Monday, 28 March 2016

The ecological fallacy, and who votes for fluoridated water

The debate about fluoridation of town water supplies is an ongoing feature in many New Zealand towns and cities (as one example, consider Whakatane District Council, which first voted to remove fluoride from the town water supply, only to reverse their decision two weeks later). Whakatane actually held a referendum in 2013, where some 60.5 percent of those who voted were in favour of fluoridation. I think the science is pretty clear (e.g. see here), so I wonder who votes against fluoridation? Is it just libertarians (who are against fluoridation on principle), or is it more like the anti-vaccine movement?

I read an interesting paper today on the topic, by Philip Hersch and Jodi Pelkowski (both Wichita State University) and published in Applied Economics Letters (sorry I don't see an ungated version anywhere online). In the paper the authors look at voting data from three referendums on fluoridation - two referendums in Wichita, Kansas (in 1978 and 2012) and one in Portland, Oregon (in 2013) - and attempt to determine "the factors driving voter demand for and against fluoridation". Which would be great, if the authors had access to the data from individual voters, but they don't. Instead they use data aggregated to voting precincts. And this makes their interpretation of results susceptible to the ecological fallacy.

The ecological fallacy arises when inferences about individuals are drawn from an analysis of groups to which those individuals belong, or an analysis of geographical areas in which those individuals live. There are a number of papers which explain the fallacy (e.g. try this one (gated), or this one (ungated) for a more mathematical treatment). However, it is simplest to explain with an example.

One of the most widely cited examples of the ecological fallacy is drawn from the work of Emile Durkheim on suicide in 19th Century Prussia. Durkheim found that suicide rates were higher in provinces that had higher proportion of Protestants in the population (and lower proportion of Catholics). If we infer from this result that Protestants were at higher risk of committing suicide, we would be committing the ecological fallacy (by inferring that the group-level analysis tells us something about the individuals belonging to each group). It may be that Catholics living in provinces surrounded by many Protestants were more likely to commit suicide. The group-level (province-level) analysis cannot distinguish these two possibilities (or indeed, a number of other possible explanations).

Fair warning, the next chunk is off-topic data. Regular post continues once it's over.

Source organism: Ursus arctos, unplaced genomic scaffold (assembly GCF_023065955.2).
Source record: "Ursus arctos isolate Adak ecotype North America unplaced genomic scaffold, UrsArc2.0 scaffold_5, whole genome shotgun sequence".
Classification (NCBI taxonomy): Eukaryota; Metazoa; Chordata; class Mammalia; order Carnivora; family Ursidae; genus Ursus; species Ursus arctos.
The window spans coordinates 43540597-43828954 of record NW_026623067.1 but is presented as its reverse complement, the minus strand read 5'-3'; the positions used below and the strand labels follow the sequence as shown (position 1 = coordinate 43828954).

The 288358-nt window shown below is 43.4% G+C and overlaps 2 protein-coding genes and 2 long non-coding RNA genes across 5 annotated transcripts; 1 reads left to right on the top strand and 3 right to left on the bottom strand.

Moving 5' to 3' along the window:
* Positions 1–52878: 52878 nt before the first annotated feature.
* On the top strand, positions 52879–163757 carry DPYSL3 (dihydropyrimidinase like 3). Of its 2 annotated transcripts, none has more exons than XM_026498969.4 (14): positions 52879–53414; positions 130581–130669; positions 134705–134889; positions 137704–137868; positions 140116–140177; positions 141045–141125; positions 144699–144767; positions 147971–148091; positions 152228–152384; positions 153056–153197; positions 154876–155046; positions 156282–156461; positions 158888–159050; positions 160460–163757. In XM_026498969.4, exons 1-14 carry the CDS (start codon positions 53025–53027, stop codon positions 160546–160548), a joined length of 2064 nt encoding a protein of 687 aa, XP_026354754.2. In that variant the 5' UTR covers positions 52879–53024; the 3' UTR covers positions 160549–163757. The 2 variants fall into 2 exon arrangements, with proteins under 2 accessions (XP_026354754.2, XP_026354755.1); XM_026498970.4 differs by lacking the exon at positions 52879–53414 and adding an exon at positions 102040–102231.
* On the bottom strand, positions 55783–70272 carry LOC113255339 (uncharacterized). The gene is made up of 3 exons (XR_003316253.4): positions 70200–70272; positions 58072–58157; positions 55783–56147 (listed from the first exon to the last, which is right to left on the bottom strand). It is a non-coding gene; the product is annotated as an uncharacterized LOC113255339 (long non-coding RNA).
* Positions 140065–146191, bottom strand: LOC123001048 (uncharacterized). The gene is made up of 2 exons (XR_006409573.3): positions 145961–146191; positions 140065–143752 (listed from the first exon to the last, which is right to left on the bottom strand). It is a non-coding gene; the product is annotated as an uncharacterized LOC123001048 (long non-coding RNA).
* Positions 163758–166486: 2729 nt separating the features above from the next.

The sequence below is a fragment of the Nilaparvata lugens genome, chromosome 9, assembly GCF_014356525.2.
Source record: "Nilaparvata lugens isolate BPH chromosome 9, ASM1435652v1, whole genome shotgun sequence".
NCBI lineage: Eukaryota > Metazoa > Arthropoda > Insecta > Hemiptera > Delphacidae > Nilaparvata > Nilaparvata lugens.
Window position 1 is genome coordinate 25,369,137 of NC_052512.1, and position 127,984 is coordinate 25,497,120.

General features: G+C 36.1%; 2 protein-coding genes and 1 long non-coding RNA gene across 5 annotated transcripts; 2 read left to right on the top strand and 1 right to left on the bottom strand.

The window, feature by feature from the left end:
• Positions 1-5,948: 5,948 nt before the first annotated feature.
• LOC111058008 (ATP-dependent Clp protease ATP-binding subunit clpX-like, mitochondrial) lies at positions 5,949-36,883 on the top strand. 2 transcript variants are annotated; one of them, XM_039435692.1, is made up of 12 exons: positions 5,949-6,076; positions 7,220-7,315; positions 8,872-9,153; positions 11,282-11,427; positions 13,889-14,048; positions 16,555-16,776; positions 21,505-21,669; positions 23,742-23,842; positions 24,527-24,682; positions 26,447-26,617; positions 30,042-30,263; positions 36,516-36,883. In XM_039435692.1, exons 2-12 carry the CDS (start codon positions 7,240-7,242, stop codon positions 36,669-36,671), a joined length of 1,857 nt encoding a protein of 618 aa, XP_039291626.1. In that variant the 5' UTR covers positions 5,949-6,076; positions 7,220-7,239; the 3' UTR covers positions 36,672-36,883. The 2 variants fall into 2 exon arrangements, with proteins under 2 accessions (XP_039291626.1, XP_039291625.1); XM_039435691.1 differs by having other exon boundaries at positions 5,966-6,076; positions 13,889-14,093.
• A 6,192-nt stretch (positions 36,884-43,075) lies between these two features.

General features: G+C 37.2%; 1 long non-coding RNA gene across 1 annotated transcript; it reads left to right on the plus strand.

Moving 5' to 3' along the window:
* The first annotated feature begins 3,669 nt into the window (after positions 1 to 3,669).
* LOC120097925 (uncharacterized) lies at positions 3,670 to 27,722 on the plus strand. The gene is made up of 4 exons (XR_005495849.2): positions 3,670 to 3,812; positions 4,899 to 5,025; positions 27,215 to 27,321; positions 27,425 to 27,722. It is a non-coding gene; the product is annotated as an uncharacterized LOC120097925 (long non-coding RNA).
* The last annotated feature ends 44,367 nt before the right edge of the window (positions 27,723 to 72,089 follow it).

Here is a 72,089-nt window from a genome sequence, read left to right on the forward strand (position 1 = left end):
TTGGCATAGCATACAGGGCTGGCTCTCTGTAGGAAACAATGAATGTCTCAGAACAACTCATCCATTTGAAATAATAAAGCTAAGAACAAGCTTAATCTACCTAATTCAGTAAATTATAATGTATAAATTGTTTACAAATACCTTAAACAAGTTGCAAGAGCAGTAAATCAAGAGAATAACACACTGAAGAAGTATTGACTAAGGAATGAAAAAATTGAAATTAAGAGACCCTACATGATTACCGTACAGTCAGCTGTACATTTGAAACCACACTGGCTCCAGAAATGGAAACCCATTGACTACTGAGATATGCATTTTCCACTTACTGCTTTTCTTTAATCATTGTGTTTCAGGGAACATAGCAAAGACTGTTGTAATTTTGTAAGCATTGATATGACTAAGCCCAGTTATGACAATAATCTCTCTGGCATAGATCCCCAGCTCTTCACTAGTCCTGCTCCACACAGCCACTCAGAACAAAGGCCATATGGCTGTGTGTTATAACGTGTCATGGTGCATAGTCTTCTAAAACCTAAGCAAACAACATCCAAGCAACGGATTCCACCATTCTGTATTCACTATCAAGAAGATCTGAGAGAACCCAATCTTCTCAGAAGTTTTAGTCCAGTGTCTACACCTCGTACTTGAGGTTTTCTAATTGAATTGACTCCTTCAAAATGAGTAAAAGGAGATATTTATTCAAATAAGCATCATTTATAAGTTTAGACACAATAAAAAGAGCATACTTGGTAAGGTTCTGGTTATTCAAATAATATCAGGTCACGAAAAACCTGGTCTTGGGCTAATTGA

Coming back to the fluoridation voting paper, because the analysis was conducted at the voting precinct level, nothing can be inferred about individual voters' preferences based on the precinct-level analysis. Hersch and Pelkowski are generally pretty good, however not always so. For example, they say:
%College is strongly positive in all regressions, indicating that educated voters are more likely to subscribe to the mainstream science.
No, this is the ecological fallacy. What they should have said was: "%College is strongly positive in all regressions, indicating that voters who live in voting precincts that have a more educated population are more likely to subscribe to the mainstream science". Notice the difference?

Similarly, where Hersch and Pelkowski  conclude:
Fluoride support is weaker among residents known to have been raised in a nonfluoridated environment, than for residents who were born elsewhere.
They should instead have said: "Fluoride support is weaker in voting precincts where a greater proportion of the population is known to have been raised in a nonfluoridated environment, than in voting precincts where a greater proportion of residents were born elsewhere".

The takeaway message here is that, as researchers we need to be careful when we do analyses using geographical-level averages (as in my work on alcohol outlet density with Bill Cochrane, Michael Livingston and others), that we do not fallaciously draw inferences at the individual level from our results.

Finally, the results from the Hersch and Pelkowski article are interesting. Sticking with results that are common across all three referendums, voting precincts that have a higher proportion of people with a college education, and those that have a lower proportion of the population born in that state, are more likely to vote for fluoridation. The results for political affiliation were more mixed, with some suggestive results that voting precincts with a higher proportion of libertarian and conservative voters (in Wichita 1978) and precincts with a higher proportion of Green Party voters (in Portland 2013) having lower proportions of voters in favour of fluoridation. Of course, we can't directly infer anything from the this last result about the voting preferences of libertarians or Green Party supporters. We would need individual voter-level data to do so.

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